Another company active in the field of active infrared camouflage is the Israeli Eltics. Its multispectral technology of low visibility of Black Fox is now fully mastered, the company has received two patents for it, while several more are under consideration. The Black Fox touch kit is based on two cameras that scan the surrounding 360 ° space and output a thermal image to a computer, which in turn ensures that the signal is output correctly to rigid panels mounted on the vehicle in order to merge its signature with the background. Each panel works as a multi-element pixel surface, the temperature of which is set in such a way as to fool thermal imagers operating in the long-wave (8-12 μm) and medium-wave (3-5 μm) IR spectral regions. Eltics emphasizes how important the imitation of other vehicles is, interfering with and confusing the adversary's information about the concept of overall survival. Based on this, the company has developed a network-centric low-visibility and camouflage system that allows staff structures to monitor and track the camouflage colors of their vehicles on the battlefield in order to optimize disorienting actions.
Eltics has been very successful in developing an infrared camouflage system. Frame video of one of the tests of such a system
Eltics has also developed a technology that allows you to get the same effect as with panels reducing visibility only with transparent materials while guaranteeing visibility from the inside, which is very useful, especially for wheeled armored vehicles, characterized by large surfaces of armored glass. The company does not spread much about its programs, since they are in the process of transition from laboratory conditions to production. Several ways are considered, for example, cooperation with a large international company that has production and marketing capabilities or the sale of technology to a large company.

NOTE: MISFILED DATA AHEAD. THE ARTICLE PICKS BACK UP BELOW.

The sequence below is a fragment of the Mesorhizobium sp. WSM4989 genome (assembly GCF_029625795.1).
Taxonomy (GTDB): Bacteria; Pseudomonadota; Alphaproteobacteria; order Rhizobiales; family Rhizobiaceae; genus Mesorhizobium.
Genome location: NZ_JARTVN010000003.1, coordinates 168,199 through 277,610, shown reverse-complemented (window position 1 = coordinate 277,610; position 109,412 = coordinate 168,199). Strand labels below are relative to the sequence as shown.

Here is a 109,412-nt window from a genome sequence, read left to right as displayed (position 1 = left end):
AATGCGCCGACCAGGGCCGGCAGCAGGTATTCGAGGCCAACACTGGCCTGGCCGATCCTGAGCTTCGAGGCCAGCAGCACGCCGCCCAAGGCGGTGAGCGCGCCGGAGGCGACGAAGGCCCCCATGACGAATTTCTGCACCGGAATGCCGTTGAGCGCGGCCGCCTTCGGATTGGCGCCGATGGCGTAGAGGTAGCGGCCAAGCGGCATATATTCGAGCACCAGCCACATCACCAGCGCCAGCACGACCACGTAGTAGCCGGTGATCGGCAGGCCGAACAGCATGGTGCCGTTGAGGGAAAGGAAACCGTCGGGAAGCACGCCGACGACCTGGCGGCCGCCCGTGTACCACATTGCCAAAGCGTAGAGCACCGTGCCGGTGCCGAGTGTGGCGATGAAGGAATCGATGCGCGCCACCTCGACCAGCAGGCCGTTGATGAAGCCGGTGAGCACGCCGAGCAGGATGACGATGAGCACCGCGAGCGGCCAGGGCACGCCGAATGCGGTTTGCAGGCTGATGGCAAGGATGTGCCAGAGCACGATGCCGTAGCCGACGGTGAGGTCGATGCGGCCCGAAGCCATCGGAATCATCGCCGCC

Noise is another significant problem. The sound signature is capable of giving out a machine that has managed to avoid all other sensors, since more and more acoustic systems are being used on the battlefield. Engine noise may be limited, but not completely muffled, despite the fact that wheeled vehicles are by their nature less noisy than tracked vehicles. Rubber tracks are developed for tracked vehicles. Canadian company Soucy is leading in this area and provides its solutions for various machines, for example for CV90. Norway was the first country to study this option, initially for the M113 BTR, and then for the CV90 infantry fighting vehicle. Rubber tracks are being developed for machines with an increased total weight: 28 ton CV90 have already been deployed in Afghanistan and are being tested for 35 tonnes. Rubber tracks can not only reduce the noise signature (currently up to 10 dB), but also reduce vibrations by 65 percent, increasing endurance of the crew and increasing the life of the subsystems. They also reduce the effectiveness of seismic sensors.
Although it is not possible to make the vehicle completely invisible, reducing the distance from which the enemy can detect it will, accordingly, shorten the reaction time required by the opponent, and thus, will allow the enemy to be neutralized before he sees the threat.
Armada Compendium Armored Vehicles Protection 2013